The past 12 months have seen significant and fundamental change in the regional economic landscape.

Oil prices, which were already significantly down on the levels seen over the previous three years at the start of 2015, continued to fall throughout the year, casting dark clouds over the economic outlook. In January, the accession of King Salman bin Abdulaziz al-Saud to the throne in Saudi Arabia launched sweeping changes across the top levels of leadership in the kingdom. And violence in Syria, Libya and Yemen continued spreading unrest across the region.

Changes will come as part of a huge rebalancing of the regional economy

But 2015 also saw the re-emergence of two giant markets in Egypt and Iran, as Cairo rolled out an ambitious economic development plan and Iran reached an agreement with international powers over its nuclear programme and the lifting of sanctions.

These huge changes have shaped the past 12 months and, as we embark on a new year, the full ramifications of the region’s Year of Change are still being felt.

In the coming year, governments across the region will respond to the impact of low oil prices by fundamentally readjusting their fiscal policies to cut spending, raise taxes and increase borrowing. In addition, growing concerns about regional instability and unrest will see their focus continue to shift towards security measures.

These changes will come as part of a huge rebalancing of the regional economy that will see liquidity tighten and a hardening in market conditions; 2016 is set to be a tough year.

But it is not all doom and gloom. There are many bright spots for business across the region that will continue to provide opportunities for investment.

Saudi Arabia, the region’s biggest economy and most exciting market, has committed to maintaining spending to continue its essential job creation and diversification drive. Direct government spending in the kingdom will be at lower levels than over the past few years and Riyadh will seek to raise its borrowing to finance its programmes. Meanwhile, Kuwait and Qatar will also continue to invest; Dubai will continue its drive towards Expo 2020 and beyond; and Doha will continue building towards football’s Fifa World Cup in 2022.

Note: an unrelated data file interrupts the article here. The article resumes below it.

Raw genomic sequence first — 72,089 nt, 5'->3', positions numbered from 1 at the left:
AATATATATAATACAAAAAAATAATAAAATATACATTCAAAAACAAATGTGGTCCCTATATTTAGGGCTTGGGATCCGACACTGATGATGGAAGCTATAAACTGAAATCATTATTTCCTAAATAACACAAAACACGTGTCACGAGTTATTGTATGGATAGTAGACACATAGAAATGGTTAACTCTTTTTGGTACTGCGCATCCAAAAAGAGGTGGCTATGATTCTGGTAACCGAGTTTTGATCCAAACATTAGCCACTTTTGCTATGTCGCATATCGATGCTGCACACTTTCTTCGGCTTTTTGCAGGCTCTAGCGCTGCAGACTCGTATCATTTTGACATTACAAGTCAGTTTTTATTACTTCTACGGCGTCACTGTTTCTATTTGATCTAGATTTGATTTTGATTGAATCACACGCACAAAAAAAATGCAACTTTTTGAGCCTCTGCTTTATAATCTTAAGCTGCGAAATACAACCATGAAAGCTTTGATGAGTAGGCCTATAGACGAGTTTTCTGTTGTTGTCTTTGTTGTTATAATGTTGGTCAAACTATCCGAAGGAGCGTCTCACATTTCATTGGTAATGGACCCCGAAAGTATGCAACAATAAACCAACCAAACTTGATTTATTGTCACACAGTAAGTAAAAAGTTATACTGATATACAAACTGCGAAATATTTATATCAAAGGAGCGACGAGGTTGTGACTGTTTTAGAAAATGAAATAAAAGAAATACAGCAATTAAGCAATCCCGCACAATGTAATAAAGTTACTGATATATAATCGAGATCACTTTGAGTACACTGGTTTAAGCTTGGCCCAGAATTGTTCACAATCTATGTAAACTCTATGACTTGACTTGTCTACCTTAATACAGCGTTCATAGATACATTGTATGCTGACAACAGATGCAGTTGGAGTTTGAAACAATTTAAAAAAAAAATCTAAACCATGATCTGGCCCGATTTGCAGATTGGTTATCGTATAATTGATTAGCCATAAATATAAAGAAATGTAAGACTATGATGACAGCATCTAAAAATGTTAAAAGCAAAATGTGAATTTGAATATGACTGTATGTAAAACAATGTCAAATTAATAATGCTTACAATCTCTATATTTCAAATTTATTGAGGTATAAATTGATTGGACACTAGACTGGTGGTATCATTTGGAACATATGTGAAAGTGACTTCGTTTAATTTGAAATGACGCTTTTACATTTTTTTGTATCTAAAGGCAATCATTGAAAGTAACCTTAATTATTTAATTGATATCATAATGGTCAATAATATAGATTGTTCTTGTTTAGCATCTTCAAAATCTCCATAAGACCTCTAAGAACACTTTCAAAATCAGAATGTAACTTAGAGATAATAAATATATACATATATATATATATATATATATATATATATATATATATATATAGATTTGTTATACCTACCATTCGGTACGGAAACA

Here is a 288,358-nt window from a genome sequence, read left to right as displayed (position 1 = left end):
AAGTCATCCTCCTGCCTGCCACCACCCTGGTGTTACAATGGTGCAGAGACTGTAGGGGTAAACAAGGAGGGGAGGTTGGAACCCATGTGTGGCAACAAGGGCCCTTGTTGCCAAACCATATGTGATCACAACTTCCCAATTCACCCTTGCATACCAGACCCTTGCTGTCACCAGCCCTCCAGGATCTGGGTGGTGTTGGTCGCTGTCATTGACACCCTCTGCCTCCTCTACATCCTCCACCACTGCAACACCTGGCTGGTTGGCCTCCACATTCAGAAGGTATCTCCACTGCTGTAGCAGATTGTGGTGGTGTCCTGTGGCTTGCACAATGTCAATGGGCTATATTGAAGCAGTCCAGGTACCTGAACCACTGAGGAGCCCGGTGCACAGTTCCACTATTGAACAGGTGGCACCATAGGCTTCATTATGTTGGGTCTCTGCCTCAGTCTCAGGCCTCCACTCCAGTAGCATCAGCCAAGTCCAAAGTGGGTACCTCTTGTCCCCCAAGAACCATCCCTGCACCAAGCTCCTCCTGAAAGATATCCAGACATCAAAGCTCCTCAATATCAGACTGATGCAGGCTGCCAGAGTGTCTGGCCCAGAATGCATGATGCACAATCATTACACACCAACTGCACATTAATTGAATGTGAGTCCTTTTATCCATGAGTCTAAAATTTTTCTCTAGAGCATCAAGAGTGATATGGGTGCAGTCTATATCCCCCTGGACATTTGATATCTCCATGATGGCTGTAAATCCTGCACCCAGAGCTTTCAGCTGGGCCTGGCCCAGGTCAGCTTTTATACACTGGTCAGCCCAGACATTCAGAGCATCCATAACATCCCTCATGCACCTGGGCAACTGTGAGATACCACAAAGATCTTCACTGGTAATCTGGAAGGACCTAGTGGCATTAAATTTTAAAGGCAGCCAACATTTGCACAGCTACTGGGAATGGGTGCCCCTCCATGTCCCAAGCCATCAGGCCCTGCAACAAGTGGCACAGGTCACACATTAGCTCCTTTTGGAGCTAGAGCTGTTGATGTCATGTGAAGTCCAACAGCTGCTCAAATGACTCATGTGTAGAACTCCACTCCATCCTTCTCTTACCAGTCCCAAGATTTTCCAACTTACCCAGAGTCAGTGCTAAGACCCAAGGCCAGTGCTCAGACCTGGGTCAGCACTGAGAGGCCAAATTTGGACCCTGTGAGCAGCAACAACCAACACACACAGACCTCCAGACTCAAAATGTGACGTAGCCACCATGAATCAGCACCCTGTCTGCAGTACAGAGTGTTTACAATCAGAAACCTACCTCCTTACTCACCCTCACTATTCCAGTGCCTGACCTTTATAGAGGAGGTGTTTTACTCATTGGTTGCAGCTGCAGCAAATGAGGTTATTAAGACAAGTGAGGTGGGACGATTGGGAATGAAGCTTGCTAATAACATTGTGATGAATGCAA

We can also expect to see an acceleration of initiatives to tap private investment through new and alternative models for the financing and delivery of public services and projects. Various forms of the public-private partnership model will be developed in the coming months and years. In parallel, new legislation will seek to stimulate company creation and equity investment in the region’s stock markets.

And, despite significant hurdles that are still to be overcome, Egypt and Iran will steadily expand and open up to foreign investment and international business as the respective governments in Cairo and Tehran get to grips with the structural reform measures required to create confidence and stability.

The year ahead promises to be tough for governments and business alike, and it is certain to see consolidation, downsizing and cutbacks across the region. By the end of the year, however, the regional market will have adjusted to a new reality. The outlook will turn more positive than today, and both public and private sector organisations will be in better, leaner condition and well set for the next phase of this region’s incredible growth story.

Richard Thompson
Editorial director